For accessories, each figure comes with about the same amount. Both come with a basic, non-branded stand. Each comes with their own distinctive hat, a bowler for Watson and the famous deerstalker for Sherlock. Both are plastic, which isn’t unusual – especially for the structured bowler, but considering the great job they did with Auric Goldfinger’s cap, it might have been nice to have the deerstalker made of material. Holmes’ other accessories include his smoking pipe, a magnifying glass, a riding crop, a revolver, a chained pocket watch, and a Victorian lantern. This last might have been cool with a light up feature, but that would have brought the cost up, I’m sure. The rest are well-detailed and adequately painted, although the pocket watch could have used a shinier finish.
Dr. Watson’s other accessories include a pistol, a candle holder/candle, a pocket watch, a scarf, and a Persian slipper (where Holmes keeps his tobacco as in the books). Again, all are nicely painted.
Avg.8.5 (Holmes 9/10 | Watson 8/10)
Both figures utilize Big Chief’s Anatomix body for their base which has over 30 points of articulation just about on par with all recent body types. It’s a solid body, elbows and knees are double jointed and have no issues reaching their full contraction even in most of the clothing. Hands move freely, including the gloved hands due to the nice, pliable nature of the material used for hands. They’re a little trickier to adjust the wrist pegs with, but I love the flexible material Big Chief uses for hands – a partially closed hand can hold just about any object that would fit in a palm this size.
Both sculpts are un-necked, which I personally prefer for natural movement and the necks have a moveable joint under a rubberized covering which looks good and allows a nice range of movement.
Ankle movement is restricted due to the height of the boots both figures wear. They are flexible to some degree but push them too far and they pop off. In fact, Watson’s feet are especially apt to fall off – sometimes with the simplest of movement. This is fixable with some blu-tac or the more delicate super-glue method, but this should not be the case with a new figure and is the biggest reason I dropped the score for him. I don’t know if this is a universal flaw, but it was both feet in this case so I doubt it’s isolated to mine.
Other than that the articulation is fine and you’ll be able to get them into any pose you want, though they may require a stand for walking or running poses.
Avg. 8 (Holmes 8/10 | Watson 8/10)
As I stated above, these are sold as a set. There are two available versions; the Signature Edition and the Limited Edition. The difference being that the actual signatures of the actors are included on a special laser-etched plaque with the Signature edition.
The Limited Edition set – the one I’m reviewing here – retails for £349 (approx $455 US). That brings each figure to the $228 range each.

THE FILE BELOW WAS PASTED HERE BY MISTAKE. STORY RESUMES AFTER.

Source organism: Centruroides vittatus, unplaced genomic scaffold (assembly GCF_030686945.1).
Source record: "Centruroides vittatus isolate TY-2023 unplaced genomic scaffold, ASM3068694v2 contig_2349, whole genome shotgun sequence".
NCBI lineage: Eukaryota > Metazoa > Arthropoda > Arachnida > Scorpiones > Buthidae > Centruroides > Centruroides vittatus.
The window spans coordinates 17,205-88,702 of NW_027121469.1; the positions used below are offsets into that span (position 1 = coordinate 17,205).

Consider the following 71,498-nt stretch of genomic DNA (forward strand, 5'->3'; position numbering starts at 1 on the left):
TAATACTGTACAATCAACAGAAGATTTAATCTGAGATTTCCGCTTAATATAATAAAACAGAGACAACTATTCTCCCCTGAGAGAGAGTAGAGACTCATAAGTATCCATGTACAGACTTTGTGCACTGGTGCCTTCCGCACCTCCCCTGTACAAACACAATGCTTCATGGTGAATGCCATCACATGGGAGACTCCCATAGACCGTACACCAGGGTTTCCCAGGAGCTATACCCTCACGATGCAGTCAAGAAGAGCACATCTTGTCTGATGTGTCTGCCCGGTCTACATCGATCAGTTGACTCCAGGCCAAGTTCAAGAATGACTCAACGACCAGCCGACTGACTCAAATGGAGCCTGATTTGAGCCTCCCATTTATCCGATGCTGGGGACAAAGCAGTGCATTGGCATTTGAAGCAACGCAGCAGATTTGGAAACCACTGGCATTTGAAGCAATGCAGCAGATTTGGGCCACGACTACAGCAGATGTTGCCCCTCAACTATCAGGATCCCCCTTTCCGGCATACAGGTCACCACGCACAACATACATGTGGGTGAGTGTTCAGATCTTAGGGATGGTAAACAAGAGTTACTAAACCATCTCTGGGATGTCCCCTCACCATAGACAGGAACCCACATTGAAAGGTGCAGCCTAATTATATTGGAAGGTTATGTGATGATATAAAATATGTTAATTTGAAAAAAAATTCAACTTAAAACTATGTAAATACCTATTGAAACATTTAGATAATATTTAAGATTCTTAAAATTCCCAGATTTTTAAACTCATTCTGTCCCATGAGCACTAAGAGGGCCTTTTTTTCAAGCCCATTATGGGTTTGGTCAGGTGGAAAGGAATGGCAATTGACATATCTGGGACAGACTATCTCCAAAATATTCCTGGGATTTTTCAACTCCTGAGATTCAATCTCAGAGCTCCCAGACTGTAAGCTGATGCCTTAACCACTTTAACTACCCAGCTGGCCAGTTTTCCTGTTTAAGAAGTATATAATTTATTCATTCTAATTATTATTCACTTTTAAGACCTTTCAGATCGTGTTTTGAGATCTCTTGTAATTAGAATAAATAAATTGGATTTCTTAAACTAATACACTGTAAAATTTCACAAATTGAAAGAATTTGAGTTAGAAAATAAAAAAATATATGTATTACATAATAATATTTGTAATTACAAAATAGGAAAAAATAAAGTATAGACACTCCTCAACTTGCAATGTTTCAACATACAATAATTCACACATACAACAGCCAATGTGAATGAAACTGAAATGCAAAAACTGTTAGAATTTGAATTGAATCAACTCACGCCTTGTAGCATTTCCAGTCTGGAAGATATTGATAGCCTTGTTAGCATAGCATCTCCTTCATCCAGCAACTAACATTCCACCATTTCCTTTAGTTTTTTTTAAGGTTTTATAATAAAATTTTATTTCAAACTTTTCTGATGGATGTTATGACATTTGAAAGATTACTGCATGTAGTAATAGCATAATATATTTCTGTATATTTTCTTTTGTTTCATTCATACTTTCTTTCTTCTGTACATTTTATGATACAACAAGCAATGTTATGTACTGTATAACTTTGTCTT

Now, price is a tough thing to judge in this industry. Hot Toys is a behemoth and as such can keep costs down due to the volume they produce even while paying what are likely huge licensing fees for the hot properties (Marvel, DC, Star Wars) they make figures for. Smaller companies, like Asmus, for example, do some great work, occasionally packing the figures with lots of accessories while often keeping prices around $200. However, they, like Qmx, StarAce, and Big Chief have licenses that should cost quite a bit less than Marvel, DC and Star Wars. Due to the lower count of figures they produce though, the cost per figure goes up. So you end up with figures from a specific episode of a BBC show coming in just under the price a Captain Marvel figure from what will likely be a worldwide blockbuster movie.
So, you can’t really compare them apples to apples. What at first glance may seem a bit high for the property is really not too far out of line. That said, for that price, a few of the more glaring issues and QC faults should not come into play.
The packaging is beautiful. So nice in fact that I’m inclined to suggest they spend a little less time/money on the boxes and a little more attention to some of the little issues mentioned here. But if you’re a packaging person you’ll love this one.
I do love that Big Chief will produce figures like this. They’re something I personally would own as a fan of the show. Niche figures from small licenses will only be made by smaller manufacturers and hopefully, they’ll do well enough to keep figures like this being produced.
Overall this is a nice set with a few nits that drag it down a little. If you’re a fan of the show or Holmes in general, I don’t think you’ll be disappointed and with some futzing and some simple fix-ups, it can look very nice on the shelf.
Thanks to Big Chief Studios for providing the figures for review.
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Trevor is a New York-based Creative Director and owner of The Brand Counselors. He has a growing collection of 150ish 1:6th scale stock and custom figures (and more and more Lego sets). Toy photography melds his childhood dreams of comic book illustration and film directing with his design talents and – in his mind – justifies the ridiculous money he spends on these things. When he’s not shooting, he enjoys kayaking, catching up on good TV and building seemingly endless custom figures.
Last modified: March 19, 2019